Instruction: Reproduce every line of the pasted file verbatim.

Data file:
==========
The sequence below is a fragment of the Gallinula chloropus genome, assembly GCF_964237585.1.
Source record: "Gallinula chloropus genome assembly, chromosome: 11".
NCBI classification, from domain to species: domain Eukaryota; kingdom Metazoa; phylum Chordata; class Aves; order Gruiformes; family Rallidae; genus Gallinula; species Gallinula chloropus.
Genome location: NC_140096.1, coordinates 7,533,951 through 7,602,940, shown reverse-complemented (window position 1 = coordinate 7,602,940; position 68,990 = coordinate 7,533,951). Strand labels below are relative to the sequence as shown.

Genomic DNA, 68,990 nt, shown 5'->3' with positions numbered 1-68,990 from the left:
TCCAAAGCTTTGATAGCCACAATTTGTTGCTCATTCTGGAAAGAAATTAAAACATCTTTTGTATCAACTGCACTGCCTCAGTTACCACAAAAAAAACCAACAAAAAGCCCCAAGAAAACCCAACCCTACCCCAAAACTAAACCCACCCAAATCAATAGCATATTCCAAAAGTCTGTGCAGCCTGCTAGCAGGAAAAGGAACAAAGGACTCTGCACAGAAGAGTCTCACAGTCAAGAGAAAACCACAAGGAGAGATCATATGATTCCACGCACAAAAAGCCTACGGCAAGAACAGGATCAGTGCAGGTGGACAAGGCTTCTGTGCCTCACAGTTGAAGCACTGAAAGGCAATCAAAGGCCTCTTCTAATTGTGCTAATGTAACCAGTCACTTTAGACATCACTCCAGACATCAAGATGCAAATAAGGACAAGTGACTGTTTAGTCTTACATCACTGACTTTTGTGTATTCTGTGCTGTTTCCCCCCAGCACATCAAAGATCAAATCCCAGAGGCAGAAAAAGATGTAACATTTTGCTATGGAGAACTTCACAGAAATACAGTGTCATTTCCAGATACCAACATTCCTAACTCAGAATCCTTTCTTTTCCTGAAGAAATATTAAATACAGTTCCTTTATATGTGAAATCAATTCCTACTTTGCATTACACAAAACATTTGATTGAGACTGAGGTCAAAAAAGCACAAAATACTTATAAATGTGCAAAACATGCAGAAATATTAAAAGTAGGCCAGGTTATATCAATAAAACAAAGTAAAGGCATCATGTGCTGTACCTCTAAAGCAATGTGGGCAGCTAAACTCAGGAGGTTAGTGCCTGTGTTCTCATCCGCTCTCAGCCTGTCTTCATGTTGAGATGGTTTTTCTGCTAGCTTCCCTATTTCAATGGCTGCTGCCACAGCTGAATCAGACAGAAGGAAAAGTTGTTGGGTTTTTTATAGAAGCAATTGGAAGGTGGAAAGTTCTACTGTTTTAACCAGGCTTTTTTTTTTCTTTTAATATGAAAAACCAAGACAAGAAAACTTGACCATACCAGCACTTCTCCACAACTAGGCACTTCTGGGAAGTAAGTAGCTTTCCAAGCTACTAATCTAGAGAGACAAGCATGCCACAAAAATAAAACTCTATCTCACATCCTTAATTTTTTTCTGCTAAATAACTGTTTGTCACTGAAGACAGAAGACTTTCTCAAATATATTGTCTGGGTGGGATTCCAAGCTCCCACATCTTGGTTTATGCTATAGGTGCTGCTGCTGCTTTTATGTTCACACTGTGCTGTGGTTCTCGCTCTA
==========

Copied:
The sequence below is a fragment of the Gallinula chloropus genome, assembly GCF_964237585.1.
Source record: "Gallinula chloropus genome assembly, chromosome: 11".
NCBI classification, from domain to species: domain Eukaryota; kingdom Metazoa; phylum Chordata; class Aves; order Gruiformes; family Rallidae; genus Gallinula; species Gallinula chloropus.
Genome location: NC_140096.1, coordinates 7,533,951 through 7,602,940, shown reverse-complemented (window position 1 = coordinate 7,602,940; position 68,990 = coordinate 7,533,951). Strand labels below are relative to the sequence as shown.

Genomic DNA, 68,990 nt, shown 5'->3' with positions numbered 1-68,990 from the left:
TCCAAAGCTTTGATAGCCACAATTTGTTGCTCATTCTGGAAAGAAATTAAAACATCTTTTGTATCAACTGCACTGCCTCAGTTACCACAAAAAAAACCAACAAAAAGCCCCAAGAAAACCCAACCCTACCCCAAAACTAAACCCACCCAAATCAATAGCATATTCCAAAAGTCTGTGCAGCCTGCTAGCAGGAAAAGGAACAAAGGACTCTGCACAGAAGAGTCTCACAGTCAAGAGAAAACCACAAGGAGAGATCATATGATTCCACGCACAAAAAGCCTACGGCAAGAACAGGATCAGTGCAGGTGGACAAGGCTTCTGTGCCTCACAGTTGAAGCACTGAAAGGCAATCAAAGGCCTCTTCTAATTGTGCTAATGTAACCAGTCACTTTAGACATCACTCCAGACATCAAGATGCAAATAAGGACAAGTGACTGTTTAGTCTTACATCACTGACTTTTGTGTATTCTGTGCTGTTTCCCCCCAGCACATCAAAGATCAAATCCCAGAGGCAGAAAAAGATGTAACATTTTGCTATGGAGAACTTCACAGAAATACAGTGTCATTTCCAGATACCAACATTCCTAACTCAGAATCCTTTCTTTTCCTGAAGAAATATTAAATACAGTTCCTTTATATGTGAAATCAATTCCTACTTTGCATTACACAAAACATTTGATTGAGACTGAGGTCAAAAAAGCACAAAATACTTATAAATGTGCAAAACATGCAGAAATATTAAAAGTAGGCCAGGTTATATCAATAAAACAAAGTAAAGGCATCATGTGCTGTACCTCTAAAGCAATGTGGGCAGCTAAACTCAGGAGGTTAGTGCCTGTGTTCTCATCCGCTCTCAGCCTGTCTTCATGTTGAGATGGTTTTTCTGCTAGCTTCCCTATTTCAATGGCTGCTGCCACAGCTGAATCAGACAGAAGGAAAAGTTGTTGGGTTTTTTATAGAAGCAATTGGAAGGTGGAAAGTTCTACTGTTTTAACCAGGCTTTTTTTTTTCTTTTAATATGAAAAACCAAGACAAGAAAACTTGACCATACCAGCACTTCTCCACAACTAGGCACTTCTGGGAAGTAAGTAGCTTTCCAAGCTACTAATCTAGAGAGACAAGCATGCCACAAAAATAAAACTCTATCTCACATCCTTAATTTTTTTCTGCTAAATAACTGTTTGTCACTGAAGACAGAAGACTTTCTCAAATATATTGTCTGGGTGGGATTCCAAGCTCCCACATCTTGGTTTATGCTATAGGTGCTGCTGCTGCTTTTATGTTCACACTGTGCTGTGGTTCTCGCTCTA